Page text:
Effects of long-term diesel exhaust exposure combined with chronic pressure overload

Since we failed to observe a difference in acute exposure experiments, we investigated the effects of prolonged diesel exposure on TAC induced cardiac hypertrophy. We used a 26 g needle for the transverse aortic banding to allow survival of the mice for the duration of the DE exposure. After surgery, mice were exposed to either 300 μg/m3 non-ozone treated DE or FA for 3 months. At the end of the study period, VW/BW showed a trend towards an increase in transverse aortic banding groups compared with sham operated groups but there was no difference between DE and FA groups (Figure 3A). Interestingly, there was a trend towards increased LV wall thickness after banding in the FA controls that was not seen in the DE exposed animals (Figure 3B), while there was a trend towards increased LV chamber size after TAC in the DE exposed animals that was not seen in the FA controls (Figure 3C). There was also a trend towards a decrease in LVEF in the TAC groups compared to sham operated groups, and also a trend towards decreased LVEF in the DE TAC group compared to the FA TAC and FA sham groups, but these trends were not statistically significant (Figure 3D). Our sample size is small, so we performed sample size calculations to determine the number of animals needed to demonstrate significant differences if these effects were real, and determined that we would need a group size of 68 for LVEDD and 60 for LVEF to see a difference between FA TAC and DE TAC. Although we cannot absolutely rule out type II error, these findings again indicate that any significant effect of diesel exhaust would likely be exceedingly small if present at all.

thumbnailFigure 3. Effects of 3 months of diesel exhaust exposure and chronic pressure overload on cardiac hypertrophy. Transverse aortic banding (26 gauge needle) was done in conjunction with DE (300 μg/m3, non-ozone treated) or FA exposure for 3 months (6 hr/day, 5 days/week). A. Ventricular weight to body weight ratio (VW/BW). B. Left ventricular wall thickness (LV WT). C. Left ventricular end diastolic dimension (LVEDD). D. Left ventricular ejection fraction (LVEF). FA/sham: n = 4; FA/banding: n = 2; DE/sham: n = 4; DE/banding: n = 3. FA: filtered air. DE: diesel exhaust.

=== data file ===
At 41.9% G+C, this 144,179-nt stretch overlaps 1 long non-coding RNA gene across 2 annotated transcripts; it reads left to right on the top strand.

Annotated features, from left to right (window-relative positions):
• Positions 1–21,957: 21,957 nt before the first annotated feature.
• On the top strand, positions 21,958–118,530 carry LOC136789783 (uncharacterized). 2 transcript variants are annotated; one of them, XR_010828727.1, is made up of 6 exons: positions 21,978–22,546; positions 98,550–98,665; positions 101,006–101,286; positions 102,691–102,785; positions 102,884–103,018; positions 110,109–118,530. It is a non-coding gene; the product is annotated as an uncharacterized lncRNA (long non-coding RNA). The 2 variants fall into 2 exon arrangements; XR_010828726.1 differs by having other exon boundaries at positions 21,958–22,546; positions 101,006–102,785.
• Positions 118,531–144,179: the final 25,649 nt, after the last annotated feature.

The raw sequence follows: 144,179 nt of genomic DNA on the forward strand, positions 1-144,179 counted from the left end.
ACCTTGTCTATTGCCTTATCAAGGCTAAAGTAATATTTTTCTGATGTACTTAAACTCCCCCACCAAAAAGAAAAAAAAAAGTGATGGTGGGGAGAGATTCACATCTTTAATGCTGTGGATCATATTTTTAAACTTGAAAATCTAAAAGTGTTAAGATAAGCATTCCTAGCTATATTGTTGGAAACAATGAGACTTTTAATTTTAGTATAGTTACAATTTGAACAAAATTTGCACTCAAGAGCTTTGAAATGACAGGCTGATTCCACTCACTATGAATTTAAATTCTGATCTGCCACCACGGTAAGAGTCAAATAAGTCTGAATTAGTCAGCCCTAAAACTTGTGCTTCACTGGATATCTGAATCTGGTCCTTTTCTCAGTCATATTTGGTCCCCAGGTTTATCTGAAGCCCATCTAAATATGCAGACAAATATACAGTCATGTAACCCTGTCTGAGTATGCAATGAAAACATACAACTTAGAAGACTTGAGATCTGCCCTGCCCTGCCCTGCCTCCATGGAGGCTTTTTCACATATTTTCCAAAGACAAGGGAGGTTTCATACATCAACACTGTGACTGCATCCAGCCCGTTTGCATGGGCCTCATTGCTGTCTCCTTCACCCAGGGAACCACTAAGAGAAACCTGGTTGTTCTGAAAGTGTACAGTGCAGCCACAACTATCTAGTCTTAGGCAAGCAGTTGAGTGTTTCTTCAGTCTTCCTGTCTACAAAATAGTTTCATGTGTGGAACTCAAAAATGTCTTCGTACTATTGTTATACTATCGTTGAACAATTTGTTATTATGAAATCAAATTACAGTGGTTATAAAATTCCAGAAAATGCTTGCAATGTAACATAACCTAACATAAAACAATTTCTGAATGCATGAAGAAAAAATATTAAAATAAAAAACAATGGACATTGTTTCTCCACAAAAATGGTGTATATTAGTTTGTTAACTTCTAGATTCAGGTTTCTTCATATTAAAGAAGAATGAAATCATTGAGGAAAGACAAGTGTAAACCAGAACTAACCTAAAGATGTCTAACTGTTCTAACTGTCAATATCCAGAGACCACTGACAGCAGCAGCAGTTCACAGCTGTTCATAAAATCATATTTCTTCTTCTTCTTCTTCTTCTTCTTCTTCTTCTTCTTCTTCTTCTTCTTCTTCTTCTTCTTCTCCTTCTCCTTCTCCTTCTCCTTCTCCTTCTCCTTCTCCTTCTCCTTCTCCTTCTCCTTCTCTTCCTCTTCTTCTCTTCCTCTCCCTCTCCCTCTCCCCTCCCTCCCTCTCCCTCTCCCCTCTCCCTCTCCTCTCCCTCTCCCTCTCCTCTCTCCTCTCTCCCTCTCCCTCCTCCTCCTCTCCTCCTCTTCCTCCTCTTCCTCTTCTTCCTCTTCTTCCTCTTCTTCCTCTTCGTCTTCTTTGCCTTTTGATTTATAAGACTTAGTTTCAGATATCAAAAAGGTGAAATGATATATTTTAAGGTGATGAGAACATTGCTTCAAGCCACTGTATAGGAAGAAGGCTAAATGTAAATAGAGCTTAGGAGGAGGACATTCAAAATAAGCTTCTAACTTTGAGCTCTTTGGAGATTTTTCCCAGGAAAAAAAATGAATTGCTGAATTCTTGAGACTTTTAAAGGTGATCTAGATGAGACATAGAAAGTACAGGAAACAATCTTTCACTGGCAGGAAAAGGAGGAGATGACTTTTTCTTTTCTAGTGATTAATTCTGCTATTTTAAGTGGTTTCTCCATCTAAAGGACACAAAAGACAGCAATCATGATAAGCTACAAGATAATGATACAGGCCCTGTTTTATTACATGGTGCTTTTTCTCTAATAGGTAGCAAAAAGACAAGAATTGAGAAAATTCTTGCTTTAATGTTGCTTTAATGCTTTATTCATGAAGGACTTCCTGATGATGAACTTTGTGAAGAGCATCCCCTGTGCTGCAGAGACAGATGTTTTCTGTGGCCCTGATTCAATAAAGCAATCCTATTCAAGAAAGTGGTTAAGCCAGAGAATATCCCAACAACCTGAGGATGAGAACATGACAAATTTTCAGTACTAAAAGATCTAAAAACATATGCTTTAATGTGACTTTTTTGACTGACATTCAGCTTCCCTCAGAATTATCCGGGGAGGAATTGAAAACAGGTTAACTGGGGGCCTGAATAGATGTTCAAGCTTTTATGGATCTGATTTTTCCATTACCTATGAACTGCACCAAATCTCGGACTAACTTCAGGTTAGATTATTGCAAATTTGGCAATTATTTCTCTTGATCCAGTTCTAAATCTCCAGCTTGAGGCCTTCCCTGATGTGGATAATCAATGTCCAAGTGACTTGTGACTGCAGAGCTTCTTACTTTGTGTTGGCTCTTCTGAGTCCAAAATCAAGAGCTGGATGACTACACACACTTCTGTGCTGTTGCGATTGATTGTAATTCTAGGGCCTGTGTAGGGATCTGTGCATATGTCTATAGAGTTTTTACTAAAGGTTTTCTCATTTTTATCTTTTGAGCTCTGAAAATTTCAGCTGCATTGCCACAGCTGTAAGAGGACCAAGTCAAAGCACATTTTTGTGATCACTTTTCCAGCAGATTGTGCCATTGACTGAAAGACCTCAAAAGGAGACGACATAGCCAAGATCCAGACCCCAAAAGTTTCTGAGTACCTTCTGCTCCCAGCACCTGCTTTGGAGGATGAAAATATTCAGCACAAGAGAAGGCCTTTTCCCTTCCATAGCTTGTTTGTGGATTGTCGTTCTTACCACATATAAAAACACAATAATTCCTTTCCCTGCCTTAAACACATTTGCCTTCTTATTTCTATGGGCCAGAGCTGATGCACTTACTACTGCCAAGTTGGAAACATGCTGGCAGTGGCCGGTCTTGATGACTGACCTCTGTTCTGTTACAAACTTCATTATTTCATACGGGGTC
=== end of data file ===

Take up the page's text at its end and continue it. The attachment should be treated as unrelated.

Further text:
To determine whether a more prolonged exposure to diesel exhaust would demonstrate significant effects on hypertrophy and ventricular function, we extended the exposure time to 6 months and repeated the study. Again, we performed 26 g transverse aortic banding on wild type C57BL/6 J mice to induce cardiac hypertrophy and exposed the mice to 300 μg/m3 non-ozone treated DE or FA. After the procedures, VW/BW increased significantly in TAC groups compared with sham groups, but there was no effect of DE compared to FA (Figure 4A). LV WT increased after TAC, however, there was no difference between DE and FA exposure (Figure 4B). LVEDD showed a trend towards enlargement in the TAC groups with a trend towards exacerbation by DE exposure, but the differences were not statistically significant (Figure 4C). LVEF decreased significantly after aortic banding in both DE and FA groups (Figure 4D), but there were no significant differences between DE and FA exposure groups.